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Session: Multi-Disciplinary General ePoster Viewing [Return to Session]

Deep Learning-Based Synthetic CT Generation for MR-Only Adaptive Radiation Therapy On MR-Linacs

B Hunt1, B Zaki2, G Russo3, G Asher4*, G Gill5, C Thomas6, T Prioleau7, D Gladstone8, B Pogue9, R Zhang10, (1) Dartmouth College, Hanover, NH, (2) Dartmouth-hitchcock Medical Center, ,,(3) Dartmouth-hitchcock Medical Center, ,,(4) Dartmouth College, ,,(5) Dartmouth-hitchcock Medical Center, ,,(6) Dartmouth-Hitchcock Medical Center, ,,(7) Dartmouth College, ,,(8) Dartmouth College, Hanover, New Hampshire, (9) University of Wisconsin-Madison, Madison, WI, (10) Dartmouth-Hitchcock Med. Ctr., Lebanon, NH


PO-GePV-M-240 (Sunday, 7/10/2022)   [Eastern Time (GMT-4)]

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Purpose: In existing MR-guided on-table adaptive radiation therapy (MRgRT) workflows, electron density of the target and organs-at-risk are obtained by deforming a simulation CT scan to the current MR setup scan. CT acquisition adds significant time to MRgRT workflows and imaging dose to the patient. Registrations have inherent limitations which frequently require manual corrections and is prone to human error. We hypothesize that synthetically generated CTs (SynCTs) via deep learning could be utilized to accurately predict electron density for subsequent adaptive planning and dose computation.

Methods: Simulation MR/CT scans from 20 patients undergoing MRgRT were used to train a generative encoder-decoder network that predicts SynCTs from MR setup scans. All patients underwent a standard CT simulation followed by an MR simulation scan on the MR-Linac approximately 1 hour later. The trained network then predicted electron density for a different setup scan acquired at subsequent treatment fractions. These SynCT volumes were directly compared to the deformed CT volumes using mean absolute error in Hounsfield units (HU). SynCT volumes were also exported as DICOM sequences and re-imported to the MR-Linac treatment planning system to recalculate dose and assess differences in resulting dose distributions, dose-volume histograms, and clinical dose prescriptions.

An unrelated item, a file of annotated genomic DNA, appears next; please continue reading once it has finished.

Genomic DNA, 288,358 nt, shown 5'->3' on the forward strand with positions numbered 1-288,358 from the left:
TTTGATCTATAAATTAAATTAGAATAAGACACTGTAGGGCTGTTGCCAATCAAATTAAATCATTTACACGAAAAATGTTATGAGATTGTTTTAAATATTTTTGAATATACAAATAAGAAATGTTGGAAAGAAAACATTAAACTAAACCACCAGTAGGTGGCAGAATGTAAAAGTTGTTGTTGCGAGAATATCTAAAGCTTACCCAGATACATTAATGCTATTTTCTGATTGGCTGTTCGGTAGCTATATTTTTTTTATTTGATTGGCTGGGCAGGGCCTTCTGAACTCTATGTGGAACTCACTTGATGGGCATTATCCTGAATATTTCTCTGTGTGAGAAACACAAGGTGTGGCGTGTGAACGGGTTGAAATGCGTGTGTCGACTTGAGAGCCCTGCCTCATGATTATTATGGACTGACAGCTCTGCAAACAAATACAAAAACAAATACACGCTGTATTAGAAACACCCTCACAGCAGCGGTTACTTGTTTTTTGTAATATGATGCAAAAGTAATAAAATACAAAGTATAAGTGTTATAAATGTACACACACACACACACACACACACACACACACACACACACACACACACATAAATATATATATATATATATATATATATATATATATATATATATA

Results: The trained network achieved good accuracy on both training and testing datasets (mean absolute error in HU ± standard deviation, train: 38.4 ± 19.1 HU, test: 45.9 ± 24.5 HU). The average time required to generate a SynCT for a single MR volume using the trained model was 0.63 ± 0.06 seconds. Using the SynCT volumes for dose re-optimization did not compromise the quality in all 20 plans.

Conclusion: Accuracy of deep learning-based synthetic CT generation using low-field MR setup scans on MR-Linacs was sufficient for accurate dose calculation/optimization. This approach can enable MR-only treatment planning workflows on MR-Linacs.


MRI, CT, Stereotactic Radiosurgery


IM/TH- MRI in Radiation Therapy: Synthetic CT

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